So the metadata tells me I was at F4, 180 of a second, and 3200 ISO. Seems about right. No other way to capture any kind of detail on stage with the lighting level that was up there. It’s a dance (pardon the pun) that you partake in when lighting the stage. I know cause thats normally the hat I wear. You aren’t lighting it for the camera per say for most events, but for the viewer. In this case, the viewer being a few hundred proud parents.
Of course, I was one of them.
I still would have loved a little more light though. A few SB910’s hung on the first electric would have been nice 🙂
To really freeze action with the existing light though, I to would have to be way up in the 1/1000th of a second range at about at least F 5.6, but I was already cranking the ISO. As is stands, from about 100 feet away at about 80MM to capture the entire stage, I am REALLY cropped in here. Oh yeah, I should mention the best part. I was snapping frames left and right from a pocket wizard that I was holding with one hand backstage while the other hand was jugging between clicking reaction shots in the wings and group portraits backstage just outside the dressing rooms. I must have looked like a crazy person!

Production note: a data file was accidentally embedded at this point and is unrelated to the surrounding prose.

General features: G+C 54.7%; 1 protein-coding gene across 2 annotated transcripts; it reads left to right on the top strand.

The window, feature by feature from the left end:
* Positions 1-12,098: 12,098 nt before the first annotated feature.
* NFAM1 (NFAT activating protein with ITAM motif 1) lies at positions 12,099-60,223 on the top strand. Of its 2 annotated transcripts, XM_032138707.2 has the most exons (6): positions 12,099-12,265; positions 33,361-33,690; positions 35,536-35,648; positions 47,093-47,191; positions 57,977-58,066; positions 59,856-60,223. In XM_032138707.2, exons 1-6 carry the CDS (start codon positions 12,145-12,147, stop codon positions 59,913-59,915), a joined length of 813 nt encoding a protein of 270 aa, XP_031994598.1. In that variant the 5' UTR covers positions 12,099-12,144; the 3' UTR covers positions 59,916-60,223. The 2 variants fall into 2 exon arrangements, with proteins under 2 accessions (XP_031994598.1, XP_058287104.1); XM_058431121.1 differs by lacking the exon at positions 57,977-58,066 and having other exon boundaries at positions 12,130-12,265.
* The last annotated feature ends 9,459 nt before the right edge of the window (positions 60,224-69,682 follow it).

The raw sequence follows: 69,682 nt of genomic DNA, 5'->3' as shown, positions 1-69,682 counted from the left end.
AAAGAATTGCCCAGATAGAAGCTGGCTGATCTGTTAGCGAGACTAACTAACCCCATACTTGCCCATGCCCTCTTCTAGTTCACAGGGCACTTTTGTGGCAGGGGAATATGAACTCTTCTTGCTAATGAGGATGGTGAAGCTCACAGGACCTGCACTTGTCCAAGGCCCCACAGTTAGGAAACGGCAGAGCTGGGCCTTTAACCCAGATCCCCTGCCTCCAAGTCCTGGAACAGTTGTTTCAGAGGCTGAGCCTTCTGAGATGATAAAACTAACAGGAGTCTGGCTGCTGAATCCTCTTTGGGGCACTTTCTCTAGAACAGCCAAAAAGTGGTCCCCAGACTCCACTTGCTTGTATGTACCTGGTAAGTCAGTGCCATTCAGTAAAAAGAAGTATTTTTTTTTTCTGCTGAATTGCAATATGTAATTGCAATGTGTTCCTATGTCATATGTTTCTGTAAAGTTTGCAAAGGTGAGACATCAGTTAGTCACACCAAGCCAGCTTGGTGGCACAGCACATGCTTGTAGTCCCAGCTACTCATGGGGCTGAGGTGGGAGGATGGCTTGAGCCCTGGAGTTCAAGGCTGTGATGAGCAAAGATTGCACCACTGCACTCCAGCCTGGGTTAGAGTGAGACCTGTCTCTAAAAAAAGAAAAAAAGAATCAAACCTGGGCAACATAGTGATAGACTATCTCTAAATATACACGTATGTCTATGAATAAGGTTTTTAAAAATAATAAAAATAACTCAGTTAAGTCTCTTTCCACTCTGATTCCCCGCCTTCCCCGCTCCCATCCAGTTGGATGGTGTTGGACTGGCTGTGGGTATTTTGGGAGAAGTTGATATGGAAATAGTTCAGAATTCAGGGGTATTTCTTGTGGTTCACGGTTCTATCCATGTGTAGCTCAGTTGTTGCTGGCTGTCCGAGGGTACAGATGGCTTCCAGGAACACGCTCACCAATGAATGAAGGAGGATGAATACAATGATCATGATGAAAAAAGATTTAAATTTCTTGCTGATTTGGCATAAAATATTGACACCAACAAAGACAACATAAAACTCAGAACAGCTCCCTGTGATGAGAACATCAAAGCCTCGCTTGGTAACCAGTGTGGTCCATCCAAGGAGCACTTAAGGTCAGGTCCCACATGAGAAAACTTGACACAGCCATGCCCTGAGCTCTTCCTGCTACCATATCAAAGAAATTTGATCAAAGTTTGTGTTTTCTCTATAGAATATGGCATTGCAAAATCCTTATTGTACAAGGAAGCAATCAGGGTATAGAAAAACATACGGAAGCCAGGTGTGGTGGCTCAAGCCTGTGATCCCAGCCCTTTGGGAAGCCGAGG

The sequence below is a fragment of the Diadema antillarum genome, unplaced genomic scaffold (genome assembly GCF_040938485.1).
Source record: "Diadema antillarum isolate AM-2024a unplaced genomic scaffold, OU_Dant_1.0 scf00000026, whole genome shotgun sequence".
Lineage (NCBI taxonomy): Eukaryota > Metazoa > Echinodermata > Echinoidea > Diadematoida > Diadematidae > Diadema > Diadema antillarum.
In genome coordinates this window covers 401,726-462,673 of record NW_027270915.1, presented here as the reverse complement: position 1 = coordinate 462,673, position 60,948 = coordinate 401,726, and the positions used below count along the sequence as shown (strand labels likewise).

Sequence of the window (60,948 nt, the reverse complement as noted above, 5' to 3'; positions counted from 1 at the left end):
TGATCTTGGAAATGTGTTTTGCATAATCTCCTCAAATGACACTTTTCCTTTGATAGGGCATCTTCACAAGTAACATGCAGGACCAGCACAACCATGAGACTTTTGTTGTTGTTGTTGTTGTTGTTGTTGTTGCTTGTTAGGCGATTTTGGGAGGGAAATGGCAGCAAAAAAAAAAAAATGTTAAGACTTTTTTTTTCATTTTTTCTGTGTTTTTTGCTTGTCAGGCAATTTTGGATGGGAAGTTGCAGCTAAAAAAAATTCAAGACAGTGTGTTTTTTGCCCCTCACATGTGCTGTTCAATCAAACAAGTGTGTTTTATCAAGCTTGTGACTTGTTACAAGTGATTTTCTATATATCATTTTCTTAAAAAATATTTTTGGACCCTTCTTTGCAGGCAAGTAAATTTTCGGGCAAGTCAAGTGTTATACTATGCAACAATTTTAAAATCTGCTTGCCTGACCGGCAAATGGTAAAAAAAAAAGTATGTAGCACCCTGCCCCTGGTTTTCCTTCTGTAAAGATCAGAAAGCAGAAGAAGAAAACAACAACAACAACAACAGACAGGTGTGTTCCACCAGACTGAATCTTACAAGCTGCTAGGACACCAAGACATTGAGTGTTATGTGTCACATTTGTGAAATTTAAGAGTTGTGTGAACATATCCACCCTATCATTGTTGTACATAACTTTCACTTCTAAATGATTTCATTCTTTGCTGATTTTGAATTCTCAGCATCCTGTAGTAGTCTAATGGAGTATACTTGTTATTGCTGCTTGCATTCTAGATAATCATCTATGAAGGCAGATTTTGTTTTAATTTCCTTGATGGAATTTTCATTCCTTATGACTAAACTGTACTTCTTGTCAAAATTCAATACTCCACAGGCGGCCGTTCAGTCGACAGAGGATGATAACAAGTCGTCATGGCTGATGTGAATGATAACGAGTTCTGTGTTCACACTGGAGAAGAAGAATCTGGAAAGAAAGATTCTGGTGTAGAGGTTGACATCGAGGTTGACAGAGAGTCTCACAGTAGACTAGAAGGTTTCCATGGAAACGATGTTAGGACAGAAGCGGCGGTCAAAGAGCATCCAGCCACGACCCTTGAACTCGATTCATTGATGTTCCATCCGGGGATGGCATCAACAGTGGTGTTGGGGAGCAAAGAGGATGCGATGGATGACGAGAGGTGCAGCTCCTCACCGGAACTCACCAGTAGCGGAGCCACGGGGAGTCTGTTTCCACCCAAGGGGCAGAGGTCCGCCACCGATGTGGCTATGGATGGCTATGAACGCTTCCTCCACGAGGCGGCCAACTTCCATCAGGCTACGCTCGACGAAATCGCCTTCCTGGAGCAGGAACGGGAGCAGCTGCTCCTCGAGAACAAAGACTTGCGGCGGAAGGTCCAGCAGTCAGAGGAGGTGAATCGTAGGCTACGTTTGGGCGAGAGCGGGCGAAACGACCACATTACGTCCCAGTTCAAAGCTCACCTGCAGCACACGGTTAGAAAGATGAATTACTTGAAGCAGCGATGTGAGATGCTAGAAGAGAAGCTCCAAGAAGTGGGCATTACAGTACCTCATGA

All that being said, its not too bad I guess.
More about the process after I get through the processing.
As always, I’ll share what I learned 🙂
Meet the Artist – Joe McNally
I had the pleasure of attending a great workshop a couple of years ago with this amazing man. He is not only a master of the flash, a brilliant teacher an incredible story teller and artist with the lens, but he is a REALLY funny author as well.
His work is all over the place, but just in case you haven’t heard of him, here is a great video of some of his dance work.
Now THIS is how it’s done!
Lots to learn…….